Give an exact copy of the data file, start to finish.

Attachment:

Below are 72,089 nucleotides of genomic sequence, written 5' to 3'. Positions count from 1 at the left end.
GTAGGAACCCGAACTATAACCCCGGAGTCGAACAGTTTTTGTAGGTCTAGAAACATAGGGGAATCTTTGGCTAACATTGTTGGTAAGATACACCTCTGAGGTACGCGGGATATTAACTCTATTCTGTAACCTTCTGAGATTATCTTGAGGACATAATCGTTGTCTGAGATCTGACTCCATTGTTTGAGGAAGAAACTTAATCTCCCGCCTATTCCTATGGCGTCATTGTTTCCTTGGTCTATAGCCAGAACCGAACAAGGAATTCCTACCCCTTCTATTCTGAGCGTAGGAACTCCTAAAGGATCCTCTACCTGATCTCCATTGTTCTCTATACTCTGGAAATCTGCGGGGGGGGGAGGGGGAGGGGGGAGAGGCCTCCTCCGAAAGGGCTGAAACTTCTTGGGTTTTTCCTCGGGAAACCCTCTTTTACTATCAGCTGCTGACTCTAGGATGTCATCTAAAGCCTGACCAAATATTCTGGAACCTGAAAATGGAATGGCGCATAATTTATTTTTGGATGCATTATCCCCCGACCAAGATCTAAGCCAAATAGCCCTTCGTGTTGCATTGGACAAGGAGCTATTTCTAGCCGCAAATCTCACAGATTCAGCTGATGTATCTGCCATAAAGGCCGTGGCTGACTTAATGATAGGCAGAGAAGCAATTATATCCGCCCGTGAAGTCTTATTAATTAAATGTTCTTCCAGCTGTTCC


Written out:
Below are 72,089 nucleotides of genomic sequence, written 5' to 3'. Positions count from 1 at the left end.
GTAGGAACCCGAACTATAACCCCGGAGTCGAACAGTTTTTGTAGGTCTAGAAACATAGGGGAATCTTTGGCTAACATTGTTGGTAAGATACACCTCTGAGGTACGCGGGATATTAACTCTATTCTGTAACCTTCTGAGATTATCTTGAGGACATAATCGTTGTCTGAGATCTGACTCCATTGTTTGAGGAAGAAACTTAATCTCCCGCCTATTCCTATGGCGTCATTGTTTCCTTGGTCTATAGCCAGAACCGAACAAGGAATTCCTACCCCTTCTATTCTGAGCGTAGGAACTCCTAAAGGATCCTCTACCTGATCTCCATTGTTCTCTATACTCTGGAAATCTGCGGGGGGGGGAGGGGGAGGGGGGAGAGGCCTCCTCCGAAAGGGCTGAAACTTCTTGGGTTTTTCCTCGGGAAACCCTCTTTTACTATCAGCTGCTGACTCTAGGATGTCATCTAAAGCCTGACCAAATATTCTGGAACCTGAAAATGGAATGGCGCATAATTTATTTTTGGATGCATTATCCCCCGACCAAGATCTAAGCCAAATAGCCCTTCGTGTTGCATTGGACAAGGAGCTATTTCTAGCCGCAAATCTCACAGATTCAGCTGATGTATCTGCCATAAAGGCCGTGGCTGACTTAATGATAGGCAGAGAAGCAATTATATCCGCCCGTGAAGTCTTATTAATTAAATGTTCTTCCAGCTGTTCC